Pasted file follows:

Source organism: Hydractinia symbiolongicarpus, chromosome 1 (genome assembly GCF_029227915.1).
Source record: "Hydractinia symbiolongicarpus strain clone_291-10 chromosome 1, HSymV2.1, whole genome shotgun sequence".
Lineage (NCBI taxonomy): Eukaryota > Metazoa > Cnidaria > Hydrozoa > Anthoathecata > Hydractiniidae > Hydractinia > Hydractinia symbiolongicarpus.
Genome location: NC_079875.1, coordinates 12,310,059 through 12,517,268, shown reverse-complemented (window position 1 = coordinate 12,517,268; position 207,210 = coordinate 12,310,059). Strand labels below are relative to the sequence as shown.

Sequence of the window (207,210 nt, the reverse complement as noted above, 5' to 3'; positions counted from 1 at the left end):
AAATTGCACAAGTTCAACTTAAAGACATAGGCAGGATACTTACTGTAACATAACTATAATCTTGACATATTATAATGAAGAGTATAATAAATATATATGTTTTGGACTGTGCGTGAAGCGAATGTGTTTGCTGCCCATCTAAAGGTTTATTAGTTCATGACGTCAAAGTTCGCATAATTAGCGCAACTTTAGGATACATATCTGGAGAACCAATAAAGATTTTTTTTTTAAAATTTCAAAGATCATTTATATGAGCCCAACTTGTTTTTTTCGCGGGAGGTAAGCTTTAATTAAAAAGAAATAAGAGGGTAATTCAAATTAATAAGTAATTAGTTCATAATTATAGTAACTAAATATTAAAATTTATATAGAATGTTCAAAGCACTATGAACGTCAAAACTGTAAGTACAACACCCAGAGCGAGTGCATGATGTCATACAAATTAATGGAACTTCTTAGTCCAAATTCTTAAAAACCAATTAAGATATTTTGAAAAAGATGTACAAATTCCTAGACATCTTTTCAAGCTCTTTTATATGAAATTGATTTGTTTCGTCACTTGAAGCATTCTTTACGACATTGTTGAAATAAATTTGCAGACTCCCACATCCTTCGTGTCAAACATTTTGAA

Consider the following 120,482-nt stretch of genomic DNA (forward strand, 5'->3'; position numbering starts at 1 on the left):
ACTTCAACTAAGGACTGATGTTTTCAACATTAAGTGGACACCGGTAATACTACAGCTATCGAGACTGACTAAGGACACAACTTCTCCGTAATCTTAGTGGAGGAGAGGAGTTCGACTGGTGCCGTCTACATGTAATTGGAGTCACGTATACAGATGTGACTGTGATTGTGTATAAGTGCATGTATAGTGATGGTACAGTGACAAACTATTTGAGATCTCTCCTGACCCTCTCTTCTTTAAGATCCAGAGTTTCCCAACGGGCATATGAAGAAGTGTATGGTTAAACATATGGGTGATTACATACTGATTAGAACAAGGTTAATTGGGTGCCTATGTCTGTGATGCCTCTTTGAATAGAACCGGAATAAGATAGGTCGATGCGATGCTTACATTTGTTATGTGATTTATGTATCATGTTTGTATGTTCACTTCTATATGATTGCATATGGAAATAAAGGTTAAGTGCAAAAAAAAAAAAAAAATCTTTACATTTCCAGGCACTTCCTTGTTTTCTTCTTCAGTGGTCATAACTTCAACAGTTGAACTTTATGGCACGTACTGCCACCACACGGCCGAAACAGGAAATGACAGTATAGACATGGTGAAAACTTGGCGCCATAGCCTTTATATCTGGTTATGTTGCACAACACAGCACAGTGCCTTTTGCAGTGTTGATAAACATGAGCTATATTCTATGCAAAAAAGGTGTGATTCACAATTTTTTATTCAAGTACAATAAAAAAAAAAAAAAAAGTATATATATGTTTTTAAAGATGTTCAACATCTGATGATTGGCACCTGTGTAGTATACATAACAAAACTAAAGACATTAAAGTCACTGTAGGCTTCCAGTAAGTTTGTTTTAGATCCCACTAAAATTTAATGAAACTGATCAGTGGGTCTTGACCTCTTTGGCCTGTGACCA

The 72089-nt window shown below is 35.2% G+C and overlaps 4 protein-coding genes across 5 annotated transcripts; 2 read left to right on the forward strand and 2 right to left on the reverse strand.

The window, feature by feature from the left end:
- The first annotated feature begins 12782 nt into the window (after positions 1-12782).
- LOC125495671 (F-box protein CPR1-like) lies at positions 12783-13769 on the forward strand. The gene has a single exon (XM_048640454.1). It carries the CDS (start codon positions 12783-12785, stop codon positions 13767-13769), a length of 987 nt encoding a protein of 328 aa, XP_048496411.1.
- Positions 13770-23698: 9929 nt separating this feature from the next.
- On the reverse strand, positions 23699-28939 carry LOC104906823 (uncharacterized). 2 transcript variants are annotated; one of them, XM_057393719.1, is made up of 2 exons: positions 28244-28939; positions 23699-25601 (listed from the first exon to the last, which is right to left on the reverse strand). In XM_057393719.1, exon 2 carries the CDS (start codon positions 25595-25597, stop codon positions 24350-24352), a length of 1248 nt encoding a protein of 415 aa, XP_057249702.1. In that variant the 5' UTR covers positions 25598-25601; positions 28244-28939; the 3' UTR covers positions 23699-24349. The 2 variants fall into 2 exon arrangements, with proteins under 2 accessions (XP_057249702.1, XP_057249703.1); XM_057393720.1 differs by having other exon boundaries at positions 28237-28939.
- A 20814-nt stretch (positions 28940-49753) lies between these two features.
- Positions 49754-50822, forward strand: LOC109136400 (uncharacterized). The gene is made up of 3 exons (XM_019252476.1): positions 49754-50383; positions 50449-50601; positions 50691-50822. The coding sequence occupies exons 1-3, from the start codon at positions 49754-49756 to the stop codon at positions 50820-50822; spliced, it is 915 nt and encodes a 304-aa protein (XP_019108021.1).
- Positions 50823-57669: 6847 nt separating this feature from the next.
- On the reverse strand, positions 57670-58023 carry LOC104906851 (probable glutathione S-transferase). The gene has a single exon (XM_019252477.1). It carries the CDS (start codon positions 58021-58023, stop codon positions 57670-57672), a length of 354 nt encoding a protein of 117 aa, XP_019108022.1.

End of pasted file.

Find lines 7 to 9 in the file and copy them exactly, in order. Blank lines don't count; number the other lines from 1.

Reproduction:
Consider the following 120,482-nt stretch of genomic DNA (forward strand, 5'->3'; position numbering starts at 1 on the left):
ACTTCAACTAAGGACTGATGTTTTCAACATTAAGTGGACACCGGTAATACTACAGCTATCGAGACTGACTAAGGACACAACTTCTCCGTAATCTTAGTGGAGGAGAGGAGTTCGACTGGTGCCGTCTACATGTAATTGGAGTCACGTATACAGATGTGACTGTGATTGTGTATAAGTGCATGTATAGTGATGGTACAGTGACAAACTATTTGAGATCTCTCCTGACCCTCTCTTCTTTAAGATCCAGAGTTTCCCAACGGGCATATGAAGAAGTGTATGGTTAAACATATGGGTGATTACATACTGATTAGAACAAGGTTAATTGGGTGCCTATGTCTGTGATGCCTCTTTGAATAGAACCGGAATAAGATAGGTCGATGCGATGCTTACATTTGTTATGTGATTTATGTATCATGTTTGTATGTTCACTTCTATATGATTGCATATGGAAATAAAGGTTAAGTGCAAAAAAAAAAAAAAAATCTTTACATTTCCAGGCACTTCCTTGTTTTCTTCTTCAGTGGTCATAACTTCAACAGTTGAACTTTATGGCACGTACTGCCACCACACGGCCGAAACAGGAAATGACAGTATAGACATGGTGAAAACTTGGCGCCATAGCCTTTATATCTGGTTATGTTGCACAACACAGCACAGTGCCTTTTGCAGTGTTGATAAACATGAGCTATATTCTATGCAAAAAAGGTGTGATTCACAATTTTTTATTCAAGTACAATAAAAAAAAAAAAAAAAGTATATATATGTTTTTAAAGATGTTCAACATCTGATGATTGGCACCTGTGTAGTATACATAACAAAACTAAAGACATTAAAGTCACTGTAGGCTTCCAGTAAGTTTGTTTTAGATCCCACTAAAATTTAATGAAACTGATCAGTGGGTCTTGACCTCTTTGGCCTGTGACCA

The 72089-nt window shown below is 35.2% G+C and overlaps 4 protein-coding genes across 5 annotated transcripts; 2 read left to right on the forward strand and 2 right to left on the reverse strand.